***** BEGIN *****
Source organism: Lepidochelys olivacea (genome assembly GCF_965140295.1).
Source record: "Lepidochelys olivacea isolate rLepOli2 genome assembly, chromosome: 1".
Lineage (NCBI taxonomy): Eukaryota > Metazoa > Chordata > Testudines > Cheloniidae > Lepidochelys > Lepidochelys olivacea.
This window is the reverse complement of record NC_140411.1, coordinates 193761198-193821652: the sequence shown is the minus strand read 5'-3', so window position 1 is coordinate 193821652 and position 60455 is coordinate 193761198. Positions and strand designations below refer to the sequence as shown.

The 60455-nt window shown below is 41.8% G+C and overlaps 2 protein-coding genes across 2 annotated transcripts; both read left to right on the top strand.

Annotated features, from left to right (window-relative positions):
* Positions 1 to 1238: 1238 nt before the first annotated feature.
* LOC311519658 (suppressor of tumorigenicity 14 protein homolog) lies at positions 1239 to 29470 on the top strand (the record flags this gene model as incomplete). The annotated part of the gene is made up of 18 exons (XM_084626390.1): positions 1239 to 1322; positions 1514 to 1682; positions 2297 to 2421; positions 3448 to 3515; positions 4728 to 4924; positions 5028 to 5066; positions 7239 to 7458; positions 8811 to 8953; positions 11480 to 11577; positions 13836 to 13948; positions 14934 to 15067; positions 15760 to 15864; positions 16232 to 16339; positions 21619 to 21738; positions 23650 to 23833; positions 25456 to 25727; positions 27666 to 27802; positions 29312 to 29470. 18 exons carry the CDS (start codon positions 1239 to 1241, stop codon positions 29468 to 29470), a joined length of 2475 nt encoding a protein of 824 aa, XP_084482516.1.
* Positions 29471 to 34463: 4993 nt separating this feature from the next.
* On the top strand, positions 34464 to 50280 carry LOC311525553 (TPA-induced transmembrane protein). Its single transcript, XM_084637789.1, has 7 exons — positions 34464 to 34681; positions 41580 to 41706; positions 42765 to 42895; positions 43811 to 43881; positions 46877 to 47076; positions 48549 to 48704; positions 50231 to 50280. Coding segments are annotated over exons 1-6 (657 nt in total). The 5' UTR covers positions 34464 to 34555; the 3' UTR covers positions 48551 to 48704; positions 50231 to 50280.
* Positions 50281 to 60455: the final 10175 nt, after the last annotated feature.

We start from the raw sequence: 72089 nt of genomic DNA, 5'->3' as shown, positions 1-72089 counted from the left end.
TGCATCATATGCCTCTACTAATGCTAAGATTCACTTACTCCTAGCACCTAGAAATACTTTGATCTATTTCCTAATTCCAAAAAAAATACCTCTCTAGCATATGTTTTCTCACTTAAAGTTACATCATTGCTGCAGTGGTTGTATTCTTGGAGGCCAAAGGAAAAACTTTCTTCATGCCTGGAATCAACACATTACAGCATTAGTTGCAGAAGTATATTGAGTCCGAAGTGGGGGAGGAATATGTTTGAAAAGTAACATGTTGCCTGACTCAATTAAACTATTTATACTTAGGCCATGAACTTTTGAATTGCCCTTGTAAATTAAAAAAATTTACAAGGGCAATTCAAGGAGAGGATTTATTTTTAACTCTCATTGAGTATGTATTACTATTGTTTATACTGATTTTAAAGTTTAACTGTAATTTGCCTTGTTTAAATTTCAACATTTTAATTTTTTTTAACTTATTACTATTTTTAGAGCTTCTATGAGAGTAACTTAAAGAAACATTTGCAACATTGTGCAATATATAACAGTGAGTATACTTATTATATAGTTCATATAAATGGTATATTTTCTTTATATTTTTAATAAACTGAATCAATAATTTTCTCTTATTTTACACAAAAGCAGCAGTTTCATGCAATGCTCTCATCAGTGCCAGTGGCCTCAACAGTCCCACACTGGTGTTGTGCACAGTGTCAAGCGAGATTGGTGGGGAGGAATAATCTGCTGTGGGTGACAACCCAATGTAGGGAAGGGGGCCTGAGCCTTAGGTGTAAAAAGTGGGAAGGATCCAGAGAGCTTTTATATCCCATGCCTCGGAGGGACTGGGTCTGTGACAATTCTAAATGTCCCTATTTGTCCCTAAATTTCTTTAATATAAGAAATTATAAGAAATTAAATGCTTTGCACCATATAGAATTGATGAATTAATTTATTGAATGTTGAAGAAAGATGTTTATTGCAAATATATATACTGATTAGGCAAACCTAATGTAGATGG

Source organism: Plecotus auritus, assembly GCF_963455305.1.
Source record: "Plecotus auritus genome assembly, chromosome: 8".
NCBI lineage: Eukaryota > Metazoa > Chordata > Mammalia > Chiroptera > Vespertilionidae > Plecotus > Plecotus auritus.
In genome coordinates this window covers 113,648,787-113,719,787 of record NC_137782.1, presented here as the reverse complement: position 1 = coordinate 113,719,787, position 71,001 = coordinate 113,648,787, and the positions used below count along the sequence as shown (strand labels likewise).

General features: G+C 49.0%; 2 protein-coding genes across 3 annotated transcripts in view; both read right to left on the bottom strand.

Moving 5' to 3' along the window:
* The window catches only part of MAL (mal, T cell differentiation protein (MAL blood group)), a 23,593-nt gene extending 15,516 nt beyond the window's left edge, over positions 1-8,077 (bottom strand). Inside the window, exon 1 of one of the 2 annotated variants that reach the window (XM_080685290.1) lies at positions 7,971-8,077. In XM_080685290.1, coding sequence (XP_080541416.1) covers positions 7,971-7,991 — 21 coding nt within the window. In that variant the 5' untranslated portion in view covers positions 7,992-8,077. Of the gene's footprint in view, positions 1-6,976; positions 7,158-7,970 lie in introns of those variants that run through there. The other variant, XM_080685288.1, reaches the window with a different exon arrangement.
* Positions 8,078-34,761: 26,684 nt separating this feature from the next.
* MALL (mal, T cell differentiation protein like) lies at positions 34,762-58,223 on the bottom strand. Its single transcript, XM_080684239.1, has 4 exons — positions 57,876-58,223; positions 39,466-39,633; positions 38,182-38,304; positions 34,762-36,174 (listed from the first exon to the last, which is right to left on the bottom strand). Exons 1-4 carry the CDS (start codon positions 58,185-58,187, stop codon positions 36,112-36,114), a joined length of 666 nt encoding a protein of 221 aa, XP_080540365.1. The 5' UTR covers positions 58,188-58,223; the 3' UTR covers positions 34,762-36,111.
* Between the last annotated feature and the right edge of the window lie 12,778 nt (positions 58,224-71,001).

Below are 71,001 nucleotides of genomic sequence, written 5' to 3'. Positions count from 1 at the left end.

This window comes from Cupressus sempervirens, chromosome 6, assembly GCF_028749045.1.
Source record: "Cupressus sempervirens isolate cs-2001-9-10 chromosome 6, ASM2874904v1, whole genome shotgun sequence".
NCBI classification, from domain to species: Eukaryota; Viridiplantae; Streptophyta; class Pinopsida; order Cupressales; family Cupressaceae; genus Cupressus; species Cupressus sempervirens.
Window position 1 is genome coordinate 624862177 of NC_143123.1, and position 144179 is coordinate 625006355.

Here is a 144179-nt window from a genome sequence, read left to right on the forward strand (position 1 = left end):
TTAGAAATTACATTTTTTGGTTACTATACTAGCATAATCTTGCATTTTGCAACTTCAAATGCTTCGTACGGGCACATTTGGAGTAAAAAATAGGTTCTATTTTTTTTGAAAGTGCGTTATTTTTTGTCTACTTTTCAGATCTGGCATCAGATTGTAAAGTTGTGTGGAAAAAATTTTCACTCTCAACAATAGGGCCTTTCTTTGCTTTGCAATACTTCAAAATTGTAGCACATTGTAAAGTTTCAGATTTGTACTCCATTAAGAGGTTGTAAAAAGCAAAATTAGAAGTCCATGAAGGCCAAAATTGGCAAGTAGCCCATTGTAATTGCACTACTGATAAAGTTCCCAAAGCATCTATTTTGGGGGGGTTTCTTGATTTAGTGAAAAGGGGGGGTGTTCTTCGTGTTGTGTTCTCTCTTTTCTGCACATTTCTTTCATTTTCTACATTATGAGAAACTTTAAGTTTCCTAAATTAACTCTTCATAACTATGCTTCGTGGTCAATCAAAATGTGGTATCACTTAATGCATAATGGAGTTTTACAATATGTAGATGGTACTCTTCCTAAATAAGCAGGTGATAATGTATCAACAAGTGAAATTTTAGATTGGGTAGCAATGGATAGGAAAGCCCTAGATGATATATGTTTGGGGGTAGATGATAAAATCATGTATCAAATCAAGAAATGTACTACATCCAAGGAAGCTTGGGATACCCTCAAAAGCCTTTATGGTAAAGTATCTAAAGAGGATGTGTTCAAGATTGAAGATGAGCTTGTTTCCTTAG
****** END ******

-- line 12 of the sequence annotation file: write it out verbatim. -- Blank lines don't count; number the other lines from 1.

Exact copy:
We start from the raw sequence: 72089 nt of genomic DNA, 5'->3' as shown, positions 1-72089 counted from the left end.